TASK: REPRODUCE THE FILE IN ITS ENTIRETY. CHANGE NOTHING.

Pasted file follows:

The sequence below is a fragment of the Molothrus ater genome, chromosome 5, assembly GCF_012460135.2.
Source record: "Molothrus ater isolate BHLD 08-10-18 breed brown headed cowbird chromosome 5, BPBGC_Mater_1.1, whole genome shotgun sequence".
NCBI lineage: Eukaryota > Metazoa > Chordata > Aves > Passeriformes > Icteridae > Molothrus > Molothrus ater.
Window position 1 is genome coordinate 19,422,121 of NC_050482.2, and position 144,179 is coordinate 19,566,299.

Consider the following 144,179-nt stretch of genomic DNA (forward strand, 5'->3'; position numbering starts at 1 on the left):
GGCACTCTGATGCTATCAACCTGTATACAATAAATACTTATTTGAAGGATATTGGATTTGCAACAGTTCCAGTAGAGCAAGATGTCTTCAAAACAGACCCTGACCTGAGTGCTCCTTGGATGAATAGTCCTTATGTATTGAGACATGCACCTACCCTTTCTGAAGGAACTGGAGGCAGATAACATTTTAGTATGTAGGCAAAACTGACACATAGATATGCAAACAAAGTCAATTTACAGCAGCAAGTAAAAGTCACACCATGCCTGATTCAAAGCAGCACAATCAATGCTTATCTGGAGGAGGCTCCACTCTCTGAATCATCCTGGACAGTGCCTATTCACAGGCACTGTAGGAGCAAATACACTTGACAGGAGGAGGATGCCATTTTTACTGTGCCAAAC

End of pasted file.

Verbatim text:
The sequence below is a fragment of the Molothrus ater genome, chromosome 5, assembly GCF_012460135.2.
Source record: "Molothrus ater isolate BHLD 08-10-18 breed brown headed cowbird chromosome 5, BPBGC_Mater_1.1, whole genome shotgun sequence".
NCBI lineage: Eukaryota > Metazoa > Chordata > Aves > Passeriformes > Icteridae > Molothrus > Molothrus ater.
Window position 1 is genome coordinate 19,422,121 of NC_050482.2, and position 144,179 is coordinate 19,566,299.

Consider the following 144,179-nt stretch of genomic DNA (forward strand, 5'->3'; position numbering starts at 1 on the left):
GGCACTCTGATGCTATCAACCTGTATACAATAAATACTTATTTGAAGGATATTGGATTTGCAACAGTTCCAGTAGAGCAAGATGTCTTCAAAACAGACCCTGACCTGAGTGCTCCTTGGATGAATAGTCCTTATGTATTGAGACATGCACCTACCCTTTCTGAAGGAACTGGAGGCAGATAACATTTTAGTATGTAGGCAAAACTGACACATAGATATGCAAACAAAGTCAATTTACAGCAGCAAGTAAAAGTCACACCATGCCTGATTCAAAGCAGCACAATCAATGCTTATCTGGAGGAGGCTCCACTCTCTGAATCATCCTGGACAGTGCCTATTCACAGGCACTGTAGGAGCAAATACACTTGACAGGAGGAGGATGCCATTTTTACTGTGCCAAAC